Opinion

Former justice: New primary in 9th District is unconstitutional

Republican Mark Harris should face Dan McCready in a new general election, with no do-over of the primary, former Supreme Court Justice Bob Orr argues.
Republican Mark Harris should face Dan McCready in a new general election, with no do-over of the primary, former Supreme Court Justice Bob Orr argues. AP

As the controversy over whether Republican Mark Harris should be certified by the N.C. Board of Elections as the 9th Congressional District winner swirls, Harris and his Democratic opponent, Dan McCready, have begun preparing for a new race. But the General Assembly just passed HB 1029 requiring that a primary be conducted if a special election is ordered. That’s not only a bad idea from a practical standpoint but, I would submit, it is also unconstitutional.

First, requiring a new primary delays resolution of this race potentially into the later months of 2019. During this time, 9th District residents have no direct voice on their behalf in Congress. A new primary also significantly amplifies the costs, controversies and election weariness on everyone. The candidates have just gone through well over a year of campaigning, fundraising and political ads, including two hotly contested primaries and general election. Putting the candidates, their families, supporters, staff and anyone who cares through another year of this is brutally unfair. Whoever wins would take office well into the term, only to have to gear up immediately for the 2020 race.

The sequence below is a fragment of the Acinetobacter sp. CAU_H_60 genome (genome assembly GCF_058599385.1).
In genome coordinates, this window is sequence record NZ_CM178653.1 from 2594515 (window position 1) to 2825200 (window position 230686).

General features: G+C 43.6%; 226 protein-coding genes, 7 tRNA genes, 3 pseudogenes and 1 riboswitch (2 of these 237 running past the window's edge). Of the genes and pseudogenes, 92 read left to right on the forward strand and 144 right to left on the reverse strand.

Secondly, I would submit that the legislation mandating a new primary is unconstitutional. Recall the case of Chris Anglin, who re-registered from Democrat to Republican shortly before filing for an NC Supreme Court seat. The General Assembly quickly changed the law to disqualify Anglin. He successfully challenged the constitutionality of that after-the-fact law. That case involved only filing for an office. In the 9th District, we have filing closed; a primary election held and results certified by the Board of Elections; and then a general election. To require any of the candidates to re-do a primary that has been held and the results certified would appear to fly in the face of the ruling in the Anglin case.

Finally, the General Assembly passed House Bill 1029 with a procedure that, I believe, violates the state constitution by using one bill as a vehicle to get to a conference committee; substituting an entirely different bill for the original one; then having one up-or-down vote on the committee substitute. It’s been done a lot but it’s not just bad government. I think it’s unconstitutional.

So, let’s quickly have a new general election and resolve the question of who should go to Congress for the people of the 9th District. We don’t need a primary.

Orr, a Republican, is a former NC Supreme Court justice. He endorsed Dan McCready early on and helped launch Republicans for Dan.
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